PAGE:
The story that unfolds in Motherland, while taking place in the Philippines, is universal. The wondrous mystery of motherhood is apparent in every frame of the film, in the sweat and screams of a first-time mother in labor, in the peace of her newborn being placed at her swollen breast, in the awkward laughter as she flounders to diaper her squirming baby. The joy in Fabella is no different from the joys experienced by mothers worldwide. However, because this takes place in the Philippines, this film invites audiences to witness analogous situations from the starkly different perspective of a poor, densely populated, Catholic country.
-- Ramona S. Diaz
About Outside the Box [Office]
Outside the Box [Office] is a weekly showcase for upcoming releases highlighting world cinema, documentary and independent film titles. Recognizing a need for greater diversity on campus, the series will draw from around the globe to present movies that may challenge, inspire or simply entertain.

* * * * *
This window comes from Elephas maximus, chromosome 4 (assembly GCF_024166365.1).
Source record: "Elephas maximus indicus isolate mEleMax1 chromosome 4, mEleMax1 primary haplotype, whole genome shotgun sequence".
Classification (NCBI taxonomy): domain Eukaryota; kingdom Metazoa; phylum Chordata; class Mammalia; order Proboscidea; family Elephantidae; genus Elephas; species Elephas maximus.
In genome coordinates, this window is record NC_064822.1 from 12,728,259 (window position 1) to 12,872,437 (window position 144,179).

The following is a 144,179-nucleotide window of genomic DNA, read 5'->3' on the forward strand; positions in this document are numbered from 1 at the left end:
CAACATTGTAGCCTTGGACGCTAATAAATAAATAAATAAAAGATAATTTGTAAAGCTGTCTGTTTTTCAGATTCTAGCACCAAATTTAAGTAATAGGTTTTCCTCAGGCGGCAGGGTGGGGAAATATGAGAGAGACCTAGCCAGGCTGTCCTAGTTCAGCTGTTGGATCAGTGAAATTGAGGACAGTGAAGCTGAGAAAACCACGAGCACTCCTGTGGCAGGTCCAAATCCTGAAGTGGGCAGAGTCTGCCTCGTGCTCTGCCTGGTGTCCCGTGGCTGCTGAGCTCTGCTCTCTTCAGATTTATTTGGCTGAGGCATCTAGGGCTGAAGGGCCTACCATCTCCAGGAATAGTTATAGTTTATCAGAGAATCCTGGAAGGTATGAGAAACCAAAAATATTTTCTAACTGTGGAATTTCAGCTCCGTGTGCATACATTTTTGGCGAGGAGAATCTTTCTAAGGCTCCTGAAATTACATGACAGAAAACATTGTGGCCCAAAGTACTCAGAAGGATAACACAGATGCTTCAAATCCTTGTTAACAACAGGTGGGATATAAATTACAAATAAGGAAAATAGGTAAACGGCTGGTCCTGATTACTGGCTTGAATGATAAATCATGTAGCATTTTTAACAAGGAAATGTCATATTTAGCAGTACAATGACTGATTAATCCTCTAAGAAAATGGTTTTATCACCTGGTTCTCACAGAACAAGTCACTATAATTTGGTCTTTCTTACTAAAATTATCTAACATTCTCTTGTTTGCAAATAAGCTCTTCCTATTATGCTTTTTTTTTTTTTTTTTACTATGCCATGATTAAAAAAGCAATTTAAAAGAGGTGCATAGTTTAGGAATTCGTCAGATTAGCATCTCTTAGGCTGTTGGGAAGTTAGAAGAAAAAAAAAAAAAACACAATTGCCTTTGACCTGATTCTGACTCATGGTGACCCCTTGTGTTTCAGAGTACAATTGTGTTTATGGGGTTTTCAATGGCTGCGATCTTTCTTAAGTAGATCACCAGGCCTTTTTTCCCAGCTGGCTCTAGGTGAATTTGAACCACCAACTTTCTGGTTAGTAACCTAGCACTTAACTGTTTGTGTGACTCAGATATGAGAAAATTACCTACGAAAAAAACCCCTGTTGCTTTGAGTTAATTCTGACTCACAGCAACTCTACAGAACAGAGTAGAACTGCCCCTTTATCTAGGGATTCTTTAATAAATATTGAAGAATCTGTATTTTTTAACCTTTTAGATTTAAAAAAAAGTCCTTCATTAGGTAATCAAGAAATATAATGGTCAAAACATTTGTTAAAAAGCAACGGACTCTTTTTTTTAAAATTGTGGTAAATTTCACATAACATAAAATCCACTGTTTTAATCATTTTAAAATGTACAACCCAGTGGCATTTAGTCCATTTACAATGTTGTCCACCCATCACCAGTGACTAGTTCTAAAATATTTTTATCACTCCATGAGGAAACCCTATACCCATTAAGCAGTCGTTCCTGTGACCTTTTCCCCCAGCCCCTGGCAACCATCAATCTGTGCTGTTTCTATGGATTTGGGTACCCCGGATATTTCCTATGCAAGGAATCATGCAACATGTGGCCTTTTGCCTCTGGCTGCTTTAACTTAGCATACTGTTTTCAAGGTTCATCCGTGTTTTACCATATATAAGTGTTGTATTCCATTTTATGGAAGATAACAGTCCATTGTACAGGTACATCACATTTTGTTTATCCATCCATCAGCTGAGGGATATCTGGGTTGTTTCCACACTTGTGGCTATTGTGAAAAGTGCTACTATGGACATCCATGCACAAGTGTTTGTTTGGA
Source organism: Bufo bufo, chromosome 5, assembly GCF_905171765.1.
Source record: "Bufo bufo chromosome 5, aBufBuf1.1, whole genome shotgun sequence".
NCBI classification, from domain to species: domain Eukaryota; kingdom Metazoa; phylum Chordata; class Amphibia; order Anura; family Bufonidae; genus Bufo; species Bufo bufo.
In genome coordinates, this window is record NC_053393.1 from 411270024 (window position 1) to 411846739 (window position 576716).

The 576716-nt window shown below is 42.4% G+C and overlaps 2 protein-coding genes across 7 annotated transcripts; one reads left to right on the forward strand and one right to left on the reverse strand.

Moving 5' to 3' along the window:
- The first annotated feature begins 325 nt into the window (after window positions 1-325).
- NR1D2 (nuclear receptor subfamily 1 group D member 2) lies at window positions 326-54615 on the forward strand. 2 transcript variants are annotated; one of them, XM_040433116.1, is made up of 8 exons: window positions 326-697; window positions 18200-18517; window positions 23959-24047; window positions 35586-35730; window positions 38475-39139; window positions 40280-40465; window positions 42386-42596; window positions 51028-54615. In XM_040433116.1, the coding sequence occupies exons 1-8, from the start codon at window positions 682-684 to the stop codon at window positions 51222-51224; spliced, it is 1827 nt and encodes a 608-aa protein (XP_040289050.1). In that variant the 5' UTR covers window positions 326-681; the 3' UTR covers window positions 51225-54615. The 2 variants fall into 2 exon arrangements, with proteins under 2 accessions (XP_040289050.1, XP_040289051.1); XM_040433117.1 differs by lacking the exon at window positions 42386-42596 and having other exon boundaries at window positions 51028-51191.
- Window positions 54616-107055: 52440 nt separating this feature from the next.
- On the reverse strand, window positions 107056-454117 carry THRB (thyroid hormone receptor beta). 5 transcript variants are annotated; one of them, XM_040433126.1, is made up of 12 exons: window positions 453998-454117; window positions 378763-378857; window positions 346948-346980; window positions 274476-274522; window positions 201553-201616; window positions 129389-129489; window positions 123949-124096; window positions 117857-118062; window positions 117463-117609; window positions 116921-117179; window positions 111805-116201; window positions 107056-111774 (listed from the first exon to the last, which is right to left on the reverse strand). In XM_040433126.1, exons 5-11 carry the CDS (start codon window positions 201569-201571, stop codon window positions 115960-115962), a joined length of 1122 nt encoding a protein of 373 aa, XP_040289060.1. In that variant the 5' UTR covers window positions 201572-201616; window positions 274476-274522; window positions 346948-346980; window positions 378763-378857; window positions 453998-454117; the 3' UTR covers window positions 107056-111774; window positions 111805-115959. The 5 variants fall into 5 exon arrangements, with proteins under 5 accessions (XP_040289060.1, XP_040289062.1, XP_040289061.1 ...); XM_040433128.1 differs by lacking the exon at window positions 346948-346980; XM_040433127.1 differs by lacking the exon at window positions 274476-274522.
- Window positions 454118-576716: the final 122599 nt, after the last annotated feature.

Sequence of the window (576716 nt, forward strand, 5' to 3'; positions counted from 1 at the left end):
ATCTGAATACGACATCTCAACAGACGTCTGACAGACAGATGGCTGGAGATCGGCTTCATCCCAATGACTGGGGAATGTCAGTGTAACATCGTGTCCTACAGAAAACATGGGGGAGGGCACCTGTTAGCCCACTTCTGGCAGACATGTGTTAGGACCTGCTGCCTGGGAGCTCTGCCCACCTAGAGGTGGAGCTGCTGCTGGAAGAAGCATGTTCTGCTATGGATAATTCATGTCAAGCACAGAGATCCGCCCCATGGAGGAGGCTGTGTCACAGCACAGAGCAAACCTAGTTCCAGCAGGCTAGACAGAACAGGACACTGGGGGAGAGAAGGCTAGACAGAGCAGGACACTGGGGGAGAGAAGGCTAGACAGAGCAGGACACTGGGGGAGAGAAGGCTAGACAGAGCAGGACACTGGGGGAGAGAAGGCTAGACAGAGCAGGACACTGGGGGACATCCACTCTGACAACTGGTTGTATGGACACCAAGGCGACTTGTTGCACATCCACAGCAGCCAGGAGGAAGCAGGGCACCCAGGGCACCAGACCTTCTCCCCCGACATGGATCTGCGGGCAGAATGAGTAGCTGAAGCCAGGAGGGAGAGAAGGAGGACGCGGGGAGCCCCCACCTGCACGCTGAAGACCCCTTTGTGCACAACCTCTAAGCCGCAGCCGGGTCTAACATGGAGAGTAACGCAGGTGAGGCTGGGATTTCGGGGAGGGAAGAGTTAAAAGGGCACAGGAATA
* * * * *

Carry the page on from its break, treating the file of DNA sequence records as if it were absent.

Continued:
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About Asian Pacific American Student Services (APASS)
Asian Pacific American Student Services (APASS) is a department within the Division of Student Affairs that seeks to educate, engage, and empower the Asian Pacific American community & the USC Trojan Family through active participation, dialogue, and community-building. APASS advocates for all members of the Asian Pacific American community.
Check-In & Reservations
This screening is free of charge and open to the public. Please bring a valid USC ID or print out of your reservation confirmation, which will automatically be sent to your e-mail account upon successfully making an RSVP through this website. Doors will open at 6:30 P.M.
All SCA screenings are OVERBOOKED to ensure seating capacity in the theater, therefore seating is not guaranteed based on RSVPs. The RSVP list will be checked in on a first-come, first-served basis until the theater is full. Once the theater has reached capacity, we will no longer be able to admit guests, regardless of RSVP status.
The USC School of Cinematic Arts is located at 900 W. 34th St., Los Angeles, CA 90007. Parking passes may be purchased for $12.00 at USC Entrance Gate #5, located at the intersection of W. Jefferson Blvd. & McClintock Ave. We recommend Parking Structure D, at the far end of 34th Street. Metered street parking is also available along Jefferson Blvd.
Name: Alessandro Ago